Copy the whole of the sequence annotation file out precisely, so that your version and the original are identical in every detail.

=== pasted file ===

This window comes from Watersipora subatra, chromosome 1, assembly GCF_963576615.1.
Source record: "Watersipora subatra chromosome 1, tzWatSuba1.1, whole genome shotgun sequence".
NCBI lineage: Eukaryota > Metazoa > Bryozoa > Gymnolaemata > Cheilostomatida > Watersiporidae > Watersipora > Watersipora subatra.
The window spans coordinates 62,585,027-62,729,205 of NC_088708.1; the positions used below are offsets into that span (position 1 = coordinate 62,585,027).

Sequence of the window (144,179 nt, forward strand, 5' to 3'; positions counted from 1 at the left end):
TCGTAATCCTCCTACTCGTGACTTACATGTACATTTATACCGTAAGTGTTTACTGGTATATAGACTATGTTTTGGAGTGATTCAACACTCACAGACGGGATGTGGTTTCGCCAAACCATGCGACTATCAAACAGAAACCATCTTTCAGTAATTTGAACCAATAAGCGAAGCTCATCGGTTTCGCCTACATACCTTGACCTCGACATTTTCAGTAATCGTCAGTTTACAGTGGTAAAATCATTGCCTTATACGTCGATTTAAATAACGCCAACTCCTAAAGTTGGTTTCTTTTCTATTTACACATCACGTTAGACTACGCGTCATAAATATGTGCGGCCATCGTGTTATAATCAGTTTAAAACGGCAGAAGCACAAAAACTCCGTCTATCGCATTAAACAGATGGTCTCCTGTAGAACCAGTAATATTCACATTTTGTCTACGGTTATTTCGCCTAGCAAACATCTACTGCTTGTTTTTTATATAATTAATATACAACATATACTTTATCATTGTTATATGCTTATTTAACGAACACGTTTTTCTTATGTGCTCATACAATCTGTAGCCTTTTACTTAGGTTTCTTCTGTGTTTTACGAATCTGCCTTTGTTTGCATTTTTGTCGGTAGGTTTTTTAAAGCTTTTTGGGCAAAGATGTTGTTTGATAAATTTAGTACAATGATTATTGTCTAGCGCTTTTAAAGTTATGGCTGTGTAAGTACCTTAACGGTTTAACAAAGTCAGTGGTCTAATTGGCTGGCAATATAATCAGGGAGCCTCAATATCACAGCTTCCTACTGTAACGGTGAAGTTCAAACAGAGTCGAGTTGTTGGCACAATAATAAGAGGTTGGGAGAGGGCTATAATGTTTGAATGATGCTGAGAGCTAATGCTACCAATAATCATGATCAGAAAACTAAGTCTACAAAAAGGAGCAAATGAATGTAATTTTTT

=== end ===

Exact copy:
This window comes from Watersipora subatra, chromosome 1, assembly GCF_963576615.1.
Source record: "Watersipora subatra chromosome 1, tzWatSuba1.1, whole genome shotgun sequence".
NCBI lineage: Eukaryota > Metazoa > Bryozoa > Gymnolaemata > Cheilostomatida > Watersiporidae > Watersipora > Watersipora subatra.
The window spans coordinates 62,585,027-62,729,205 of NC_088708.1; the positions used below are offsets into that span (position 1 = coordinate 62,585,027).

Sequence of the window (144,179 nt, forward strand, 5' to 3'; positions counted from 1 at the left end):
TCGTAATCCTCCTACTCGTGACTTACATGTACATTTATACCGTAAGTGTTTACTGGTATATAGACTATGTTTTGGAGTGATTCAACACTCACAGACGGGATGTGGTTTCGCCAAACCATGCGACTATCAAACAGAAACCATCTTTCAGTAATTTGAACCAATAAGCGAAGCTCATCGGTTTCGCCTACATACCTTGACCTCGACATTTTCAGTAATCGTCAGTTTACAGTGGTAAAATCATTGCCTTATACGTCGATTTAAATAACGCCAACTCCTAAAGTTGGTTTCTTTTCTATTTACACATCACGTTAGACTACGCGTCATAAATATGTGCGGCCATCGTGTTATAATCAGTTTAAAACGGCAGAAGCACAAAAACTCCGTCTATCGCATTAAACAGATGGTCTCCTGTAGAACCAGTAATATTCACATTTTGTCTACGGTTATTTCGCCTAGCAAACATCTACTGCTTGTTTTTTATATAATTAATATACAACATATACTTTATCATTGTTATATGCTTATTTAACGAACACGTTTTTCTTATGTGCTCATACAATCTGTAGCCTTTTACTTAGGTTTCTTCTGTGTTTTACGAATCTGCCTTTGTTTGCATTTTTGTCGGTAGGTTTTTTAAAGCTTTTTGGGCAAAGATGTTGTTTGATAAATTTAGTACAATGATTATTGTCTAGCGCTTTTAAAGTTATGGCTGTGTAAGTACCTTAACGGTTTAACAAAGTCAGTGGTCTAATTGGCTGGCAATATAATCAGGGAGCCTCAATATCACAGCTTCCTACTGTAACGGTGAAGTTCAAACAGAGTCGAGTTGTTGGCACAATAATAAGAGGTTGGGAGAGGGCTATAATGTTTGAATGATGCTGAGAGCTAATGCTACCAATAATCATGATCAGAAAACTAAGTCTACAAAAAGGAGCAAATGAATGTAATTTTTT